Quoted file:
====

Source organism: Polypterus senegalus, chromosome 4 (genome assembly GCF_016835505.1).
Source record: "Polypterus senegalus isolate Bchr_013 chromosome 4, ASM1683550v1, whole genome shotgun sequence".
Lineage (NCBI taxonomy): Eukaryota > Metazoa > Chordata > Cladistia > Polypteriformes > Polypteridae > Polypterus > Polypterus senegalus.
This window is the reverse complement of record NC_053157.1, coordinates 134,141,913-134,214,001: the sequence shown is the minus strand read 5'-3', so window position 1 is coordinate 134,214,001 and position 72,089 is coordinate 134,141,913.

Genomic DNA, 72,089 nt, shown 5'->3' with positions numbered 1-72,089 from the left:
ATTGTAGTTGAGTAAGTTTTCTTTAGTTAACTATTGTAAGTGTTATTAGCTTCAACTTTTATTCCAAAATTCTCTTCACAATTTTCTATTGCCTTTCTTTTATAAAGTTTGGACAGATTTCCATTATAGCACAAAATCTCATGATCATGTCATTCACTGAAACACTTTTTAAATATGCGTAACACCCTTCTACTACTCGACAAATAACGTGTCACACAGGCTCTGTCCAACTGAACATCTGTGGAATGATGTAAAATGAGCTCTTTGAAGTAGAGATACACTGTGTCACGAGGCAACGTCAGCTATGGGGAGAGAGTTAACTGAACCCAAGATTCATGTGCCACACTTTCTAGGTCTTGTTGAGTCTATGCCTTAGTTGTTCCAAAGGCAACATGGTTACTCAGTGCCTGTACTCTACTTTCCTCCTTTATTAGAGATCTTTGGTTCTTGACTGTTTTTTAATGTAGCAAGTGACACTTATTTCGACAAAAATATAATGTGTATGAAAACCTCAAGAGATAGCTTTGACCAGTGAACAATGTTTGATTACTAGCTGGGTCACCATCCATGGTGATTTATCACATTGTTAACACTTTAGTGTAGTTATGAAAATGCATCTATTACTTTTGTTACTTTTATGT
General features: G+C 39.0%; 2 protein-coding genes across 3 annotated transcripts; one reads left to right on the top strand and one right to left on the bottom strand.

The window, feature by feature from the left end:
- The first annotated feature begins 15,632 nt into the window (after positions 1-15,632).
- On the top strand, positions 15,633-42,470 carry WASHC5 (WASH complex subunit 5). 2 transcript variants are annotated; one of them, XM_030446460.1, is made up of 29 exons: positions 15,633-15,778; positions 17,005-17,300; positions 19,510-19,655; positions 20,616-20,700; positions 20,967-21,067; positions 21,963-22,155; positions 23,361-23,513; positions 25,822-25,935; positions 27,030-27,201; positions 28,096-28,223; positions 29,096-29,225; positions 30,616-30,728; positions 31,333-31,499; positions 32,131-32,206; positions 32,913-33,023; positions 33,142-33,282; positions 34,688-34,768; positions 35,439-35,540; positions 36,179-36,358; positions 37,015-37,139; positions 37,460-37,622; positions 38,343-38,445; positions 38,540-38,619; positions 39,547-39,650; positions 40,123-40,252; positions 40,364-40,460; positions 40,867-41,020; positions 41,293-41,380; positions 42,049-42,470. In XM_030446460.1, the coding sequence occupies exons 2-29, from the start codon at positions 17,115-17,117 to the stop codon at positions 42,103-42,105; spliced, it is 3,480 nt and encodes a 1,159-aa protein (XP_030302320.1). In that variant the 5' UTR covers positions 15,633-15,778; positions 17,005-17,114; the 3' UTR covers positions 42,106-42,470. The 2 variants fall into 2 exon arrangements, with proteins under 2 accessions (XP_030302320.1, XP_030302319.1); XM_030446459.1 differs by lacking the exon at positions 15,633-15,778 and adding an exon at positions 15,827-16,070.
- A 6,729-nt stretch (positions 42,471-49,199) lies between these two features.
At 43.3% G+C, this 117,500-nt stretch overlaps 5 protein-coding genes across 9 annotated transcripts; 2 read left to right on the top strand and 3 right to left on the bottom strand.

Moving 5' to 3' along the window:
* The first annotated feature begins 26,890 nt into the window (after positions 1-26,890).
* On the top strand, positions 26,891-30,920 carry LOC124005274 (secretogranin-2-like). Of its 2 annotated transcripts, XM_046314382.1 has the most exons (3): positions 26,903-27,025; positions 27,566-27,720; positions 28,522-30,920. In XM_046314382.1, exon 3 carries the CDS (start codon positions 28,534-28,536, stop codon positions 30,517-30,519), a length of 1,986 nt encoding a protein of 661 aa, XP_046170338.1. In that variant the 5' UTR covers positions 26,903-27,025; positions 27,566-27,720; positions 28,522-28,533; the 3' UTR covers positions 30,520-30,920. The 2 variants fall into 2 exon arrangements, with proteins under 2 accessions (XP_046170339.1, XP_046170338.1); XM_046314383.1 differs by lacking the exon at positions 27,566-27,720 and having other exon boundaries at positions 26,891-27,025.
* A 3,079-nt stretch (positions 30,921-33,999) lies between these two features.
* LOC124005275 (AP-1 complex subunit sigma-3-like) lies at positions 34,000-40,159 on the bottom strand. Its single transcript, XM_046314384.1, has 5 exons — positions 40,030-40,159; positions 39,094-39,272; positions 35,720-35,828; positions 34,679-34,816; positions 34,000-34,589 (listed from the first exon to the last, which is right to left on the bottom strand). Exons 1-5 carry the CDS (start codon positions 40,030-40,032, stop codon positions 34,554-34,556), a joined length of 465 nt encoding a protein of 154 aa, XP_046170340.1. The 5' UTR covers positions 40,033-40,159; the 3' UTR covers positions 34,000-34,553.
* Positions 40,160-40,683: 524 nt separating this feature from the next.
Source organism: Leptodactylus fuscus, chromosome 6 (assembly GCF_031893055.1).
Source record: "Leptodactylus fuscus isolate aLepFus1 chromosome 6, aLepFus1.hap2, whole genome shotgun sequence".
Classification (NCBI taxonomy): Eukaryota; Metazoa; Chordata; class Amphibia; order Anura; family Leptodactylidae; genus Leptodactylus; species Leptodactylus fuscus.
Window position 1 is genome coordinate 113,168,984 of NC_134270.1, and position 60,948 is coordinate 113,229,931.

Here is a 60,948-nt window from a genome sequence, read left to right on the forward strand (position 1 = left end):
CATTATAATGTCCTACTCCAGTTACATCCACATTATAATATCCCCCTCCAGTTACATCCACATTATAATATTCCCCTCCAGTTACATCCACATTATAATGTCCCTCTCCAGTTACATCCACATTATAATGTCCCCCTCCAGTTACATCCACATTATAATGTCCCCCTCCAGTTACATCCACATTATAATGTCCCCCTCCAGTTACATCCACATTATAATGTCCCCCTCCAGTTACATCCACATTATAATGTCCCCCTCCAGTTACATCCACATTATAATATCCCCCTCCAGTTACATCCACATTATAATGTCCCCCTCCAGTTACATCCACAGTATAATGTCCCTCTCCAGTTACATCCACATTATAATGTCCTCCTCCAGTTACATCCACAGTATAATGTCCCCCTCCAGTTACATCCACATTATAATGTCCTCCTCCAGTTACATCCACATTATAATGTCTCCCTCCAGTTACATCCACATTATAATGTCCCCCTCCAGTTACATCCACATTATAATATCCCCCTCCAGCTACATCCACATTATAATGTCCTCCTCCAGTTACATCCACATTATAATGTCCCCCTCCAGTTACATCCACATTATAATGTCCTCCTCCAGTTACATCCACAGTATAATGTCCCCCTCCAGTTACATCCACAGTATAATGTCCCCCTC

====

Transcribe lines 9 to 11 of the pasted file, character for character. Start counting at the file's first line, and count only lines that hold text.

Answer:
- The first annotated feature begins 15,632 nt into the window (after positions 1-15,632).
- On the top strand, positions 15,633-42,470 carry WASHC5 (WASH complex subunit 5). 2 transcript variants are annotated; one of them, XM_030446460.1, is made up of 29 exons: positions 15,633-15,778; positions 17,005-17,300; positions 19,510-19,655; positions 20,616-20,700; positions 20,967-21,067; positions 21,963-22,155; positions 23,361-23,513; positions 25,822-25,935; positions 27,030-27,201; positions 28,096-28,223; positions 29,096-29,225; positions 30,616-30,728; positions 31,333-31,499; positions 32,131-32,206; positions 32,913-33,023; positions 33,142-33,282; positions 34,688-34,768; positions 35,439-35,540; positions 36,179-36,358; positions 37,015-37,139; positions 37,460-37,622; positions 38,343-38,445; positions 38,540-38,619; positions 39,547-39,650; positions 40,123-40,252; positions 40,364-40,460; positions 40,867-41,020; positions 41,293-41,380; positions 42,049-42,470. In XM_030446460.1, the coding sequence occupies exons 2-29, from the start codon at positions 17,115-17,117 to the stop codon at positions 42,103-42,105; spliced, it is 3,480 nt and encodes a 1,159-aa protein (XP_030302320.1). In that variant the 5' UTR covers positions 15,633-15,778; positions 17,005-17,114; the 3' UTR covers positions 42,106-42,470. The 2 variants fall into 2 exon arrangements, with proteins under 2 accessions (XP_030302320.1, XP_030302319.1); XM_030446459.1 differs by lacking the exon at positions 15,633-15,778 and adding an exon at positions 15,827-16,070.
- A 6,729-nt stretch (positions 42,471-49,199) lies between these two features.